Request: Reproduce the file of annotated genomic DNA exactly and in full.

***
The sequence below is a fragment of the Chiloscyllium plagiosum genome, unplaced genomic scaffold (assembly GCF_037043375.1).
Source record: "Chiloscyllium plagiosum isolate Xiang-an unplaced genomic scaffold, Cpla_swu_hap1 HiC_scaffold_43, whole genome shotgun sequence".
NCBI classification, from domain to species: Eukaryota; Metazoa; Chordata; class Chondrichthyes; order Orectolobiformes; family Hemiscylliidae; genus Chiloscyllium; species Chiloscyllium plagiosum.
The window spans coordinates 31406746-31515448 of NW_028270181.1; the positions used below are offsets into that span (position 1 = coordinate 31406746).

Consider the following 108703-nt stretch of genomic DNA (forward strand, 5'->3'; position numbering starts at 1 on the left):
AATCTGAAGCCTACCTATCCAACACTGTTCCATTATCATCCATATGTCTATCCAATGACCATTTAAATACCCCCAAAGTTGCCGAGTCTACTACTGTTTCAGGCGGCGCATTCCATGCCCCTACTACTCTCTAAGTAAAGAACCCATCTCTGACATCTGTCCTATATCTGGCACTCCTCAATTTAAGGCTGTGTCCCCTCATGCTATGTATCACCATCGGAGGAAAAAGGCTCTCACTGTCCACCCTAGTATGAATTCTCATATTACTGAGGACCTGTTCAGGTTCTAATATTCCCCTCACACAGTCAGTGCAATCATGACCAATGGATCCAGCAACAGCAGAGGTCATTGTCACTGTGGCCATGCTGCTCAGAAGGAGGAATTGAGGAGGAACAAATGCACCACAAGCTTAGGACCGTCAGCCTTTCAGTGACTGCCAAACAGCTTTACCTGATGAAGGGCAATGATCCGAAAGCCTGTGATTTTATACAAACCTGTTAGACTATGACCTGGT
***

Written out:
The sequence below is a fragment of the Chiloscyllium plagiosum genome, unplaced genomic scaffold (assembly GCF_037043375.1).
Source record: "Chiloscyllium plagiosum isolate Xiang-an unplaced genomic scaffold, Cpla_swu_hap1 HiC_scaffold_43, whole genome shotgun sequence".
NCBI classification, from domain to species: Eukaryota; Metazoa; Chordata; class Chondrichthyes; order Orectolobiformes; family Hemiscylliidae; genus Chiloscyllium; species Chiloscyllium plagiosum.
The window spans coordinates 31406746-31515448 of NW_028270181.1; the positions used below are offsets into that span (position 1 = coordinate 31406746).

Consider the following 108703-nt stretch of genomic DNA (forward strand, 5'->3'; position numbering starts at 1 on the left):
AATCTGAAGCCTACCTATCCAACACTGTTCCATTATCATCCATATGTCTATCCAATGACCATTTAAATACCCCCAAAGTTGCCGAGTCTACTACTGTTTCAGGCGGCGCATTCCATGCCCCTACTACTCTCTAAGTAAAGAACCCATCTCTGACATCTGTCCTATATCTGGCACTCCTCAATTTAAGGCTGTGTCCCCTCATGCTATGTATCACCATCGGAGGAAAAAGGCTCTCACTGTCCACCCTAGTATGAATTCTCATATTACTGAGGACCTGTTCAGGTTCTAATATTCCCCTCACACAGTCAGTGCAATCATGACCAATGGATCCAGCAACAGCAGAGGTCATTGTCACTGTGGCCATGCTGCTCAGAAGGAGGAATTGAGGAGGAACAAATGCACCACAAGCTTAGGACCGTCAGCCTTTCAGTGACTGCCAAACAGCTTTACCTGATGAAGGGCAATGATCCGAAAGCCTGTGATTTTATACAAACCTGTTAGACTATGACCTGGT